RELicTA?

RELiCTA?

RELiCTA stands for Repertory of Early-Modern Linguistic and Catechetical Tools of America, Asia, and Africa.

The chronological scope of the database is 1500-1800; the geographical scope includes the Americas, the Far East and, partially, Africa (with the exclusion of works on Semitic languages).

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Documents

Our database offers metadata of missionary tools. Wherever possible, we offer links to (digital) editions.

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Missionaries and explorers

Search the missionaries and explorers included in RELiCTA.

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Free search

Future?

Future?

It is our conviction that RELiCTA will never be entirely ready. On the contrary, we hope that the launch is a start rather than the end. We are very well aware that entirely reliable records can only be made by studying every individual missionary tool in person, which was not feasible in this project (which had its focus much more on the Americas than on Asia). We also know for sure that some important archives are not covered yet, given that not all archives have their catalogues readily available. Do not hesitate to contact us: we could be thrilled to add new records.

We plan to implement a tool in the future, enabling scholars to correct and add new information to the database. We would be happy if we can expand the RELiCTA work through international collaboration!

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Missionaries and languages

In the wake of proto-globalization, European missionaries were sent by the Catholic Church and by European states, such as Spain, Portugal, and France, to the New World and the Far East in order to convert the native population to the ‘true Catholic religion’. It soon became clear that these largescale evangelization attempts could be successful only if the missionaries managed to master the respective local languages.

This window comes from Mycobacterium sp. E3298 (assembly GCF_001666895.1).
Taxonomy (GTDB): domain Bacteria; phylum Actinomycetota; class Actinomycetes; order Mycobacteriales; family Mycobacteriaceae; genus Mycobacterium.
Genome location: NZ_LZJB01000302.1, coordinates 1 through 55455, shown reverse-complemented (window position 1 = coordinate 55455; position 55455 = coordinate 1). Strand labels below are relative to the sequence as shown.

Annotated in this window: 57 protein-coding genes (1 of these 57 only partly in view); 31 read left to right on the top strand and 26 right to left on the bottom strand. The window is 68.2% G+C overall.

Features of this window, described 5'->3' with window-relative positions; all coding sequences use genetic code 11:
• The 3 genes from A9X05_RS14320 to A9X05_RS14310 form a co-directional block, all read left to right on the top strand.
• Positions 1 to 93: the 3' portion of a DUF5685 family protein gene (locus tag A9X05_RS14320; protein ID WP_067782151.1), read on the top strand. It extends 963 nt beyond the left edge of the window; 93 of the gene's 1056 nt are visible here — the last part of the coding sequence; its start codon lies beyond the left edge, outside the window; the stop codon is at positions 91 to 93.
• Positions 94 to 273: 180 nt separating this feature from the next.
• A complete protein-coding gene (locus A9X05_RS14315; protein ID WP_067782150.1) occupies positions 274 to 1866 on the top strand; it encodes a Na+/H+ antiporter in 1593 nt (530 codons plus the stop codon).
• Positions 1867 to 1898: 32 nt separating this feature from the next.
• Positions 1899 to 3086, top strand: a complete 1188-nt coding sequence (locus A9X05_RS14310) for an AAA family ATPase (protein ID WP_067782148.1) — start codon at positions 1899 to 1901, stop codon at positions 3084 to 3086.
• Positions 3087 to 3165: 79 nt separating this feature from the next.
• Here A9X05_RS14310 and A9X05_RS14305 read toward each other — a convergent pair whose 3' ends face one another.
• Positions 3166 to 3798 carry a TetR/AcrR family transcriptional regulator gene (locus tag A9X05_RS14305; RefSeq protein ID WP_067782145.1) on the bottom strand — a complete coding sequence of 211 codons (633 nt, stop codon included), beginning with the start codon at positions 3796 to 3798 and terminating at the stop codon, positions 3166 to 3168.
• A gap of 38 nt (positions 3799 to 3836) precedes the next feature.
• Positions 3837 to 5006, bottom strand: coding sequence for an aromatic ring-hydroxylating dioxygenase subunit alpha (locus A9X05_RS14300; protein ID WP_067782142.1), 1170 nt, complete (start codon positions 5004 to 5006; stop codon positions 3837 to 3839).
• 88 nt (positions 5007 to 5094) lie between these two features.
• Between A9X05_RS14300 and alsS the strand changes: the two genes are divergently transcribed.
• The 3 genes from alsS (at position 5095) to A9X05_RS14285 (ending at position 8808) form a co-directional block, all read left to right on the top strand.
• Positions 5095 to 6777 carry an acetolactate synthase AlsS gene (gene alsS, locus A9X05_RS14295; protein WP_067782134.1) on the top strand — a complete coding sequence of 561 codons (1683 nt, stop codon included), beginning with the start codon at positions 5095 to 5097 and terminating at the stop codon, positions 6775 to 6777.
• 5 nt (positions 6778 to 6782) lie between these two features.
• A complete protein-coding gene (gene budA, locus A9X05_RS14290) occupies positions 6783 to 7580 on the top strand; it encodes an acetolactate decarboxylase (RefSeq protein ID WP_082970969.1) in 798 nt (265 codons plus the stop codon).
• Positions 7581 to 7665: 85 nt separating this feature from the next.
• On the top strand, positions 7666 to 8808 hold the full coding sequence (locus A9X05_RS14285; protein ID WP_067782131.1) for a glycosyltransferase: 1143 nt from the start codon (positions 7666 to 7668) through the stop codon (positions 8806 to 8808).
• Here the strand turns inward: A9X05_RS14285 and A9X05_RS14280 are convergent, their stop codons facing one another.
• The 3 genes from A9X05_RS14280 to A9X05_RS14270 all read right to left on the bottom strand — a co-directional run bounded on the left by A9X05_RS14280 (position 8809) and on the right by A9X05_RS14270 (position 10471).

Missionaries converting in grammarians

In order to pass on their linguistic command – which was often acquired with much toil, patience, and difficulties – to their successors and thus ensure both continuity and progress in their evangelization project, missionaries started compiling dictionaries, writing grammars and translating catechisms. A considerable number of these linguistic tools were printed, but a much larger number never reached the printing presses. Hundreds of such unprinted manuscripts are preserved in libraries, archives, or in private religious institutions, whereas others have probably gone lost over time.

Missionary linguistics as a discipline

Over the past three decades, “missionary linguistics” has become an inalienable part of the historiography of the language sciences, although it can equally be seen as a subfield of historical linguistics. Scholars active in this field of research concentrate on early modern or nineteenth-century language descriptions and catechetical tools composed by missionaries or other fieldworkers overseas. Indeed, the missionary grammars and vocabularies are often the earliest attestations of overall ill-documented languages, some of which are even extinct today.

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Explore our database (still partly under construction)

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